Ready to spice things up this winter training season? Do you want to use being stuck in the arena as an opportunity to fine tune your riding? In this series, we are revisiting some of our favorite Grid Pro Quo articles from Eventing USA to help you use the off-season to your advantage and keep you and your horse in tip-top shape for when it's time to get back out there. Click here to check out other past Grid Pro Quo exercises!
One of the easiest ways to get a free education in the horse world is to go to your local horse show and just watch. We’re very lucky that in the sport of eventing you will often find Olympians competing side-by-side with adult amateurs and pony clubbers. And while you might get the most inspiration at a three- or four-star event, you can learn just as much as watching these same riders take their less experienced mounts around your local horse trials.
I’m lucky to be married to Brian Murphy, a good show jumping coach with a lot of experience with eventers, and together we spend a lot of time watching our fellow competitors, both in eventing and pure show jumping. And one thing that we notice at our local horse trials is that riders are simply not getting their numbers right in the show jumping. Whether they simply don’t have enough canter to get in the proper striding or are splicing their turns, we often see riders putting five strides in a four-stride combination, which is easy to fix if given the proper tools.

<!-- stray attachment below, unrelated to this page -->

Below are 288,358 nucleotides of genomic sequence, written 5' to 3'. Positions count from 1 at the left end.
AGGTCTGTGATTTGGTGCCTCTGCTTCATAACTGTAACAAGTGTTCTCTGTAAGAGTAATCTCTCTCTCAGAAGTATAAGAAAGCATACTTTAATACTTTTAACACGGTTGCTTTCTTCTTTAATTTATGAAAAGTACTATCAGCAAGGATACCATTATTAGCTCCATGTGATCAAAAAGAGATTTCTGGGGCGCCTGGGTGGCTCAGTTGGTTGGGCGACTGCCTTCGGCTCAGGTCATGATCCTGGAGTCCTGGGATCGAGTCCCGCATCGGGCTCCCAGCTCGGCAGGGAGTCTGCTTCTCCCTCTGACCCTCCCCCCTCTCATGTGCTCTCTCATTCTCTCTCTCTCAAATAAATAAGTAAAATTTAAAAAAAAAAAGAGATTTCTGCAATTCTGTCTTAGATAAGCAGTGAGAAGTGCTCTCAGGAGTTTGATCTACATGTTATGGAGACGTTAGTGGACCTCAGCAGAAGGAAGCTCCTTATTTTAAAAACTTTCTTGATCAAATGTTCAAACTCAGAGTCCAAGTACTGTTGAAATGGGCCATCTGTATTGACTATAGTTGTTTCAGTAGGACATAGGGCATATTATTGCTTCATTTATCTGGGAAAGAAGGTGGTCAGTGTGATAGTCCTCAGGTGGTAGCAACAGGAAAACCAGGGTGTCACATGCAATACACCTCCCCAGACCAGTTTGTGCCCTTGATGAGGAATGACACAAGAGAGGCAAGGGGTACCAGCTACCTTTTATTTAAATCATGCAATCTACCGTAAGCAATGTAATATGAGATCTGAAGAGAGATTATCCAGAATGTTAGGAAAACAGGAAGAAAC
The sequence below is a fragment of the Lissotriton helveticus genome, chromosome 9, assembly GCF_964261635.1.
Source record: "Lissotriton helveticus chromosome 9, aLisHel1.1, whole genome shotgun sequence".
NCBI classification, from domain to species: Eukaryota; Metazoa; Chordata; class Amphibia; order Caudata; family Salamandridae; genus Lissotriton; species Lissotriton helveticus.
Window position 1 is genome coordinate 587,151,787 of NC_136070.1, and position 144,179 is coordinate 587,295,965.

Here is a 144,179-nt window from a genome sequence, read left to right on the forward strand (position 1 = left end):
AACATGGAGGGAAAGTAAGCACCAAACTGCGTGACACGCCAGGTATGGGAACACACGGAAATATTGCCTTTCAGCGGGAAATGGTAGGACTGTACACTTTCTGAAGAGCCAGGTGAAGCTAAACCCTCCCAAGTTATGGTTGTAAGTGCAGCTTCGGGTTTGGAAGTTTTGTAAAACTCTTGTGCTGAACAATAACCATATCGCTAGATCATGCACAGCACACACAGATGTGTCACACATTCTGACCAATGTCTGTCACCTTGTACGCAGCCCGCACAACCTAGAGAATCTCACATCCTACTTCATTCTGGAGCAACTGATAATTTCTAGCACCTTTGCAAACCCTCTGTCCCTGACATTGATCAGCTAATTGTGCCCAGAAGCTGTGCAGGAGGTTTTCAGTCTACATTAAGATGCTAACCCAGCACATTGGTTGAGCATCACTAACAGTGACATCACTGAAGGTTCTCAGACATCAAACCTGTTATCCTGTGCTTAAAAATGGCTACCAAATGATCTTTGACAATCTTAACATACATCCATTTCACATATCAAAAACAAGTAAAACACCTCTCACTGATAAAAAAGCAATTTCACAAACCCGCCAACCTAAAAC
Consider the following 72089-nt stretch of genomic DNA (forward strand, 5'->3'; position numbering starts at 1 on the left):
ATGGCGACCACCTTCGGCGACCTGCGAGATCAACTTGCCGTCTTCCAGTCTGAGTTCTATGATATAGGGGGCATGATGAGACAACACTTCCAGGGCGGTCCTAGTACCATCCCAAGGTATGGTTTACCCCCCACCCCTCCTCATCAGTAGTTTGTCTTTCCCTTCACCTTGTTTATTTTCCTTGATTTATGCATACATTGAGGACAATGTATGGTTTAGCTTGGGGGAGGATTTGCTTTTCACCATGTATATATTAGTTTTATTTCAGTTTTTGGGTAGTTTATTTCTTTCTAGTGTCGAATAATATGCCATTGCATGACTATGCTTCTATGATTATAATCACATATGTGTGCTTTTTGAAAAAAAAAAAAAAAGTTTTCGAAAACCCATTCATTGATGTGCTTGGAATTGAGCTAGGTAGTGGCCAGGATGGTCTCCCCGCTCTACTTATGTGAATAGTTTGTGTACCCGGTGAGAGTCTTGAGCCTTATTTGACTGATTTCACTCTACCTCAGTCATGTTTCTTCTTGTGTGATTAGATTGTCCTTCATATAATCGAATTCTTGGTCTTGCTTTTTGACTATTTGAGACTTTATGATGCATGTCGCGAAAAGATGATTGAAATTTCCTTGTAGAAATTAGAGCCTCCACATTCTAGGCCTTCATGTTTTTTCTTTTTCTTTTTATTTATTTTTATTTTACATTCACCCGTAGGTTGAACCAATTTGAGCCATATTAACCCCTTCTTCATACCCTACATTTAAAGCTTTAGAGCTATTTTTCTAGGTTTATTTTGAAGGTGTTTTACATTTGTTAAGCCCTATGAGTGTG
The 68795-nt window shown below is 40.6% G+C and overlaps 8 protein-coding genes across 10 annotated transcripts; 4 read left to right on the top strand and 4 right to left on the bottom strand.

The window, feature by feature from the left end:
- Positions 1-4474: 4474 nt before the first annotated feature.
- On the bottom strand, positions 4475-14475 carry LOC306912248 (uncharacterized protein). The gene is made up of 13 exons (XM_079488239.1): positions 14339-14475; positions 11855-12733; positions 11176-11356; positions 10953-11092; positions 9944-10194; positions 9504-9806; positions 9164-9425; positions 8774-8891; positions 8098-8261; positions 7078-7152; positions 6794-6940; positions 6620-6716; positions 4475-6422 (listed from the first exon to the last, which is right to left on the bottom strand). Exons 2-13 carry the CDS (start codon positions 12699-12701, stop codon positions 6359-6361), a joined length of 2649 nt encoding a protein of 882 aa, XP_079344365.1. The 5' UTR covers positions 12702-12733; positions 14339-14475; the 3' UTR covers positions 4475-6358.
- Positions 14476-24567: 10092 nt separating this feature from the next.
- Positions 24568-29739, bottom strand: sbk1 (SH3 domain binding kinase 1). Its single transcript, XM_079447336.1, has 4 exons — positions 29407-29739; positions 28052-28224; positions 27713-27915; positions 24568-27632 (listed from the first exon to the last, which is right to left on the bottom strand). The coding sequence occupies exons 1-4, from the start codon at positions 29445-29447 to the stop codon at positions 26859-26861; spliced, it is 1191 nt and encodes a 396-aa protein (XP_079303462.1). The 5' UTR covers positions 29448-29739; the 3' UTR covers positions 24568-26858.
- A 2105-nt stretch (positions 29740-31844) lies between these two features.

Brian always stresses to me that in eventing, we don’t actually jump anything that is that big or that tricky, especially in comparison to Grand Prix show jumping courses. In order to be successful over any show jumping course, riders simply need to jump straight and in a nice balance. Once riders can do that, and do that consistently, it’s fairly easy to then teach the horse how to jump clear.
And this is where this exercise is perfect! It is more of a rider exercise that really allows the rider to focus on finessing their aides, while the horse is set up for success with very clear distances between the fences.